Whether cell cycle activation leads to larval epithelial cell death and adult stem cell development remains to be elucidated. As cell cycle activation is typically associated with cell proliferation in development, the discovery of a role of cell cycle activation in developmental cell death was surprising. On the other hand, there has been evidence for involvement of cell cycle regulators in apoptosis. For example, c-Myc, a well-known oncogene that activate target gene transcription and promote cell proliferation, can induce cell death when overexpressed, at least in cell cultures (92102). It is possible that that over activation of cell cycle pathways may lead to apoptosis in some cells. As the larval intestinal epithelial cells are mitotically active, even though differentiated sufficiently to function in the tadpole (16), T3-induced further activation of the cell cycle/proliferation pathways in such mitotically active yet differentiated cells may force to them to change their fate, either death via apoptosis or dedifferentiation to become adult stem cells to accommodate the faster proliferation needed for intestinal metamorphosis. Such a mechanism may explain why cell cycle/proliferation pathways are activated in the larval epithelium prior to and throughout the two major epithelial transformations, apoptotic larval epithelial degeneration, and de novo formation of the adult epithelium, during T3 intestinal remodeling.

Conclusion

The ability of vertebrate intestinal epithelium for self-renewal throughout adulthood has made the intestine a well-studied model for analyses of the properties and regulation of adult organ-specific stem cells (410). The formation of the adult intestinal stem cells during vertebrate development is much less known but appears to be conserved in vertebrates. In both mouse and Xenopus, the formation of the adult intestinal stem cells occurs during postembryonic development (the neonatal period in mouse and metamorphosis in Xenopus) when plasma T3 level peaks, and T3-signaling is important for the development and/or maintenance of the adult intestine (6, 103111). These suggest a conservation in T3-regulation of adult intestinal development.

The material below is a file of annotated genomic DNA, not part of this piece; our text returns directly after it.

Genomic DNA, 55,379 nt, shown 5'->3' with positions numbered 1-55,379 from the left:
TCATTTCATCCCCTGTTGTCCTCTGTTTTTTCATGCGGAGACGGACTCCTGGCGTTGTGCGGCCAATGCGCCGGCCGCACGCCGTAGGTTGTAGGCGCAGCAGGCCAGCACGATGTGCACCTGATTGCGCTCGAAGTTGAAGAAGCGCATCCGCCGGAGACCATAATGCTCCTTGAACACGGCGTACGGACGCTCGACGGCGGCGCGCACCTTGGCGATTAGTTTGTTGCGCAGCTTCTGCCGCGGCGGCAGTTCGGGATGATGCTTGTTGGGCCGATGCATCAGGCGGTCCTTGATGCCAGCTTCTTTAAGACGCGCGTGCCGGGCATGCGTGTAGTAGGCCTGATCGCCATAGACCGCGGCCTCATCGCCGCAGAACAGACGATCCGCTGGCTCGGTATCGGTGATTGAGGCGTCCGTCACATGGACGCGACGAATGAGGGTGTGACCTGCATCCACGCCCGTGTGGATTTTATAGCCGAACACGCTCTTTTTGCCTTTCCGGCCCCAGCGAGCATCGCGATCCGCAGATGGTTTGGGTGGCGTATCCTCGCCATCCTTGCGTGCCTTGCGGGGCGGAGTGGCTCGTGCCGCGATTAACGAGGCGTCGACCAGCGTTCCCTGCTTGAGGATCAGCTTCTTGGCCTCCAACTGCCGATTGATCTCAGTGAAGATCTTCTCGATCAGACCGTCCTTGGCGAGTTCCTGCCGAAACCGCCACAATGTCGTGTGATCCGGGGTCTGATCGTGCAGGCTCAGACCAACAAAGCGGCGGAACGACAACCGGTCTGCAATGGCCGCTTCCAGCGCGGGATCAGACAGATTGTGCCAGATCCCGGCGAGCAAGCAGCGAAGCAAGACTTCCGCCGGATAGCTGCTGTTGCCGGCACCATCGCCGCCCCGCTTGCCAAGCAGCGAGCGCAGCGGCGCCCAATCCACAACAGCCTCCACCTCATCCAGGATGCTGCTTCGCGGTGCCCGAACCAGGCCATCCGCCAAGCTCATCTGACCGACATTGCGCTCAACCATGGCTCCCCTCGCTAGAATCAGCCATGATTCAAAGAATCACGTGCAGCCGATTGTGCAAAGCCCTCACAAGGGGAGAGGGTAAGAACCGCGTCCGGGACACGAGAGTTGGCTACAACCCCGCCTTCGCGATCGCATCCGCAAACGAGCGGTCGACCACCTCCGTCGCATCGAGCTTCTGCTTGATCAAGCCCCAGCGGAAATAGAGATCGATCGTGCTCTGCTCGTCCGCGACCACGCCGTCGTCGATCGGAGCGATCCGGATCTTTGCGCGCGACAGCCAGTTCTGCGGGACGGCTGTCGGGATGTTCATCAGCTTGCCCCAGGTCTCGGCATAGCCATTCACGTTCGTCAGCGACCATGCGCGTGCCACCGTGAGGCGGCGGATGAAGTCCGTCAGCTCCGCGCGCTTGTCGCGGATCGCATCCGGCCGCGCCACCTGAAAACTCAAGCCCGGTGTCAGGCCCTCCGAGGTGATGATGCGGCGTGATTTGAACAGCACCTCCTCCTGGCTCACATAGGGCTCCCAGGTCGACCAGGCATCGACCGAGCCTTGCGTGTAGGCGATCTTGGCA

Studies on intestinal metamorphosis in Xenopus laevis and Xenopus tropicalis have revealed important and novel insights on how T3 regulates the development of the adult intestine. First, T3 induces de novo formation of adult intestinal epithelial stem cells via larval epithelial cell dedifferentiation. Second, T3-signaling in both the epithelium and non-epithelial tissues are required for adult stem cell development, likely involving the formation of adult stem cell niche. Third, TR is essential to mediate T3 signaling for both larval epithelial cell death and the formation of adult stem cells while adult intestinal morphogenesis does not require TR. Finally, and importantly, global gene expression studies on intestinal development in wild type and TR knockout tadpoles have not only revealed the regulation of diverse GO terms and pathways by T3 during intestinal metamorphosis but also implicate a surprising and novel role of cell cycle activation by T3 in cell fate determination. It would be interesting to test whether the activation of cell cycle by T3 is indeed a prerequisite for larval epithelial cells to choose between apoptosis or dedifferentiation into stem cells during intestinal metamorphosis. Future studies on the potentially conserved functions of the T3-induced GO terms and pathways in the development of the adult intestine in other species should improve our understanding of the development and function of adult stem cells in human intestinal homeostasis and diseases.

Author contributions

All authors contributed to the article and approved the submitted version.

Funding

This work was supported by the intramural Research Program of NICHD, NIH. YS and YT were supported in part by the Japan Society for the Promotion of Science (NIH) Fellowship (No. 29-71715 and 28-71606).

Conflict of interest

The authors declare that the research was conducted in the absence of any commercial or financial relationships that could be construed as a potential conflict of interest.

Publisher’s note

All claims expressed in this article are solely those of the authors and do not necessarily represent those of their affiliated organizations, or those of the publisher, the editors and the reviewers. Any product that may be evaluated in this article, or claim that may be made by its manufacturer, is not guaranteed or endorsed by the publisher.

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Keywords: programmed cell death, metamorphosis, Xenopus laevis, Xenopus tropicalis, postembryonic development, intestine, thyroid hormone receptor, stem cell

Citation: Tanizaki Y, Shibata Y, Na W and Shi Y-B (2023) Cell cycle activation in thyroid hormone-induced apoptosis and stem cell development during Xenopus intestinal metamorphosis. Front. Endocrinol. 14:1184013. doi: 10.3389/fendo.2023.1184013

Received: 10 March 2023; Accepted: 03 May 2023;
Published: 17 May 2023.

Edited by:

Marco António Campinho, University of Algarve, Portugal

Reviewed by:

Yoshio Yaoita, Hiroshima University, Japan
Nicolas Buisine, Muséum National d’Histoire Naturelle, France

Copyright © 2023 Tanizaki, Shibata, Na and Shi. This is an open-access article distributed under the terms of the Creative Commons Attribution License (CC BY). The use, distribution or reproduction in other forums is permitted, provided the original author(s) and the copyright owner(s) are credited and that the original publication in this journal is cited, in accordance with accepted academic practice. No use, distribution or reproduction is permitted which does not comply with these terms.

*Correspondence: Yun-Bo Shi, Shi@helix.nih.gov